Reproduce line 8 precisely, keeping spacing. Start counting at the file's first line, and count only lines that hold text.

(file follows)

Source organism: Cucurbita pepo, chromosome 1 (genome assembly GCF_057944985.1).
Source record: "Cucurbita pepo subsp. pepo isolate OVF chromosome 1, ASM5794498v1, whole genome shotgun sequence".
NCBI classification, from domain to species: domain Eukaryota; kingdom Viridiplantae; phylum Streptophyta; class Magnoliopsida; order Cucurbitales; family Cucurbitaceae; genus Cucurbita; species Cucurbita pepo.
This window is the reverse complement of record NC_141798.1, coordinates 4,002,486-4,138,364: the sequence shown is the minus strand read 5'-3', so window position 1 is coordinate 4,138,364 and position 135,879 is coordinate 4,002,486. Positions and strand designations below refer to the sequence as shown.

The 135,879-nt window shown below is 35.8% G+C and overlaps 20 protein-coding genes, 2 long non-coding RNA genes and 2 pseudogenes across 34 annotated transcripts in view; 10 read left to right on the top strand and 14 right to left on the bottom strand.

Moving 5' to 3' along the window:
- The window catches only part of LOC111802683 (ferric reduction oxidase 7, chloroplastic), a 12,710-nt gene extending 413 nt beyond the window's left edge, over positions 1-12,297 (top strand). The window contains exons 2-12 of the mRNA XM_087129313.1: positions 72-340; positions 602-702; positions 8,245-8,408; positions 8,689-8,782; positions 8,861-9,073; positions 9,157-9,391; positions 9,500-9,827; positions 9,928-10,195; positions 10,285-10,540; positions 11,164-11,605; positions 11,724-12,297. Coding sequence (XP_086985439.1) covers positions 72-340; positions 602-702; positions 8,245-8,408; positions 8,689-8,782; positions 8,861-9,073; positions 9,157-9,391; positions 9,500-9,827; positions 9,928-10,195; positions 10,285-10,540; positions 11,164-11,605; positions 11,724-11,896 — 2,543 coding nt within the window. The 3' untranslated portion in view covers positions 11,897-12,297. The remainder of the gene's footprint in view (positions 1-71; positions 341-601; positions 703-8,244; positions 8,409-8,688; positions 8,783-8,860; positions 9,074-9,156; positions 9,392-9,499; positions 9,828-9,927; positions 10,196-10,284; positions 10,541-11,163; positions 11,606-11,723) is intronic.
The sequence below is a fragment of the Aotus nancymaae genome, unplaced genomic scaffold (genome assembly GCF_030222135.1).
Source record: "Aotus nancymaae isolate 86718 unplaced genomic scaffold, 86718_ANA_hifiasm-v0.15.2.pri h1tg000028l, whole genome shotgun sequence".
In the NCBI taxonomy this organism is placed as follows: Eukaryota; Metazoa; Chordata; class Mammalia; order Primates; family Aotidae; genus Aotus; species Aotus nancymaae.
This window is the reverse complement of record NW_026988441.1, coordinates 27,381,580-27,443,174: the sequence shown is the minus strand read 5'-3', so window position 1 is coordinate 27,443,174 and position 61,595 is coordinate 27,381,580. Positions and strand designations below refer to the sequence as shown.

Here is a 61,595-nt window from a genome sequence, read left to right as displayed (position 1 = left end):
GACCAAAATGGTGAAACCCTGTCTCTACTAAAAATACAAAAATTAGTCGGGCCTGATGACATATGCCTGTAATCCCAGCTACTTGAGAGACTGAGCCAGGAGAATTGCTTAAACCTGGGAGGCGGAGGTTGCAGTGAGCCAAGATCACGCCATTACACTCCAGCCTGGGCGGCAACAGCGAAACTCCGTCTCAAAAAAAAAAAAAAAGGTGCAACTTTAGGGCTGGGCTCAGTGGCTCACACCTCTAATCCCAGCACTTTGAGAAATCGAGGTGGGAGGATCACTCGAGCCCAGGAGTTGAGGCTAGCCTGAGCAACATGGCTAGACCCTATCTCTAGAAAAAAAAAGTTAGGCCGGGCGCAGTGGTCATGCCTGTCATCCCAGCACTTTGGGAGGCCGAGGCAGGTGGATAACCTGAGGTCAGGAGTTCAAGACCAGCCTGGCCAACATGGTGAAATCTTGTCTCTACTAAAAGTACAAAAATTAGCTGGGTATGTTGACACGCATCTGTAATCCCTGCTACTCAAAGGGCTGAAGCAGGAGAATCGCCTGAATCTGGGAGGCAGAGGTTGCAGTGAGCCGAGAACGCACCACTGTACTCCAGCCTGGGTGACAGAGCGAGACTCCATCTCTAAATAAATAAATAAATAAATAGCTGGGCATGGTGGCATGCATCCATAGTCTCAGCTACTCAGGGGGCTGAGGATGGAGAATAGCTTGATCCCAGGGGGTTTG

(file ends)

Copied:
The sequence below is a fragment of the Aotus nancymaae genome, unplaced genomic scaffold (genome assembly GCF_030222135.1).